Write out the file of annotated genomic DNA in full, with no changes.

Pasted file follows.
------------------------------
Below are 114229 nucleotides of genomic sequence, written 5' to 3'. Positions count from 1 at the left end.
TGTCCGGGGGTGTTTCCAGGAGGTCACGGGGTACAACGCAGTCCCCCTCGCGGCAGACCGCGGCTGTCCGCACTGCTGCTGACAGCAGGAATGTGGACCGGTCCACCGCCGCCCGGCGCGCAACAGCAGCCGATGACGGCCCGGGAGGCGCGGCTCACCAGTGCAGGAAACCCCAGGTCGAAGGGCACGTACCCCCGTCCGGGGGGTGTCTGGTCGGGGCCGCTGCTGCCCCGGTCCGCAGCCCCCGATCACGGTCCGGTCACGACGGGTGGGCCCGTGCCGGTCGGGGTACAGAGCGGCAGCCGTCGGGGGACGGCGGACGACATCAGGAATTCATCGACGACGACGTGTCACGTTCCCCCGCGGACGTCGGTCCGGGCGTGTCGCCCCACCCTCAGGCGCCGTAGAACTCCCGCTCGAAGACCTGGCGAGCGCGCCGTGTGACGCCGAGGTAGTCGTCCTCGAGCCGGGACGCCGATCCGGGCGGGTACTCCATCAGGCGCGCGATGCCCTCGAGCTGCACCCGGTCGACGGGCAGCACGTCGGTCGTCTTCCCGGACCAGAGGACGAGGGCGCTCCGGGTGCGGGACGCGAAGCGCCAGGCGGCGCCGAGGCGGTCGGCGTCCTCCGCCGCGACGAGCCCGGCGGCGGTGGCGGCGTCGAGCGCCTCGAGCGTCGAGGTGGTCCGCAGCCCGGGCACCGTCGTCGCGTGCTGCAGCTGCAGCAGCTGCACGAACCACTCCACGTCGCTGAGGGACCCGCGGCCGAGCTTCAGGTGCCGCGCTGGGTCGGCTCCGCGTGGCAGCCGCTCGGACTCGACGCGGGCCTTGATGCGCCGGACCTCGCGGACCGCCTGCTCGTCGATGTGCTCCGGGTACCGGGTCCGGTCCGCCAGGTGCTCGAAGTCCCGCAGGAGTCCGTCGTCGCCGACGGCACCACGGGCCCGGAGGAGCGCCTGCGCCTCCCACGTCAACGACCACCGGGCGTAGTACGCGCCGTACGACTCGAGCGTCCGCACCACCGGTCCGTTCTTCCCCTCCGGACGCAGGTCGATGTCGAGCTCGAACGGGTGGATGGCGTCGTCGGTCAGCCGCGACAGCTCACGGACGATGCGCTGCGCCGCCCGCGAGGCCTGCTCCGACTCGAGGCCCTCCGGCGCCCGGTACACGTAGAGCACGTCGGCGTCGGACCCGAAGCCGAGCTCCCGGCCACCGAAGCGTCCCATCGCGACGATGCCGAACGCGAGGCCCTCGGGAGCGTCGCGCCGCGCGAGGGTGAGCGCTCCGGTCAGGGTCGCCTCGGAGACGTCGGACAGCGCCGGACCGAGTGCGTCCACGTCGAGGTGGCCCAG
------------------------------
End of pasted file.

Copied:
Below are 114229 nucleotides of genomic sequence, written 5' to 3'. Positions count from 1 at the left end.
TGTCCGGGGGTGTTTCCAGGAGGTCACGGGGTACAACGCAGTCCCCCTCGCGGCAGACCGCGGCTGTCCGCACTGCTGCTGACAGCAGGAATGTGGACCGGTCCACCGCCGCCCGGCGCGCAACAGCAGCCGATGACGGCCCGGGAGGCGCGGCTCACCAGTGCAGGAAACCCCAGGTCGAAGGGCACGTACCCCCGTCCGGGGGGTGTCTGGTCGGGGCCGCTGCTGCCCCGGTCCGCAGCCCCCGATCACGGTCCGGTCACGACGGGTGGGCCCGTGCCGGTCGGGGTACAGAGCGGCAGCCGTCGGGGGACGGCGGACGACATCAGGAATTCATCGACGACGACGTGTCACGTTCCCCCGCGGACGTCGGTCCGGGCGTGTCGCCCCACCCTCAGGCGCCGTAGAACTCCCGCTCGAAGACCTGGCGAGCGCGCCGTGTGACGCCGAGGTAGTCGTCCTCGAGCCGGGACGCCGATCCGGGCGGGTACTCCATCAGGCGCGCGATGCCCTCGAGCTGCACCCGGTCGACGGGCAGCACGTCGGTCGTCTTCCCGGACCAGAGGACGAGGGCGCTCCGGGTGCGGGACGCGAAGCGCCAGGCGGCGCCGAGGCGGTCGGCGTCCTCCGCCGCGACGAGCCCGGCGGCGGTGGCGGCGTCGAGCGCCTCGAGCGTCGAGGTGGTCCGCAGCCCGGGCACCGTCGTCGCGTGCTGCAGCTGCAGCAGCTGCACGAACCACTCCACGTCGCTGAGGGACCCGCGGCCGAGCTTCAGGTGCCGCGCTGGGTCGGCTCCGCGTGGCAGCCGCTCGGACTCGACGCGGGCCTTGATGCGCCGGACCTCGCGGACCGCCTGCTCGTCGATGTGCTCCGGGTACCGGGTCCGGTCCGCCAGGTGCTCGAAGTCCCGCAGGAGTCCGTCGTCGCCGACGGCACCACGGGCCCGGAGGAGCGCCTGCGCCTCCCACGTCAACGACCACCGGGCGTAGTACGCGCCGTACGACTCGAGCGTCCGCACCACCGGTCCGTTCTTCCCCTCCGGACGCAGGTCGATGTCGAGCTCGAACGGGTGGATGGCGTCGTCGGTCAGCCGCGACAGCTCACGGACGATGCGCTGCGCCGCCCGCGAGGCCTGCTCCGACTCGAGGCCCTCCGGCGCCCGGTACACGTAGAGCACGTCGGCGTCGGACCCGAAGCCGAGCTCCCGGCCACCGAAGCGTCCCATCGCGACGATGCCGAACGCGAGGCCCTCGGGAGCGTCGCGCCGCGCGAGGGTGAGCGCTCCGGTCAGGGTCGCCTCGGAGACGTCGGACAGCGCCGGACCGAGTGCGTCCACGTCGAGGTGGCCCAG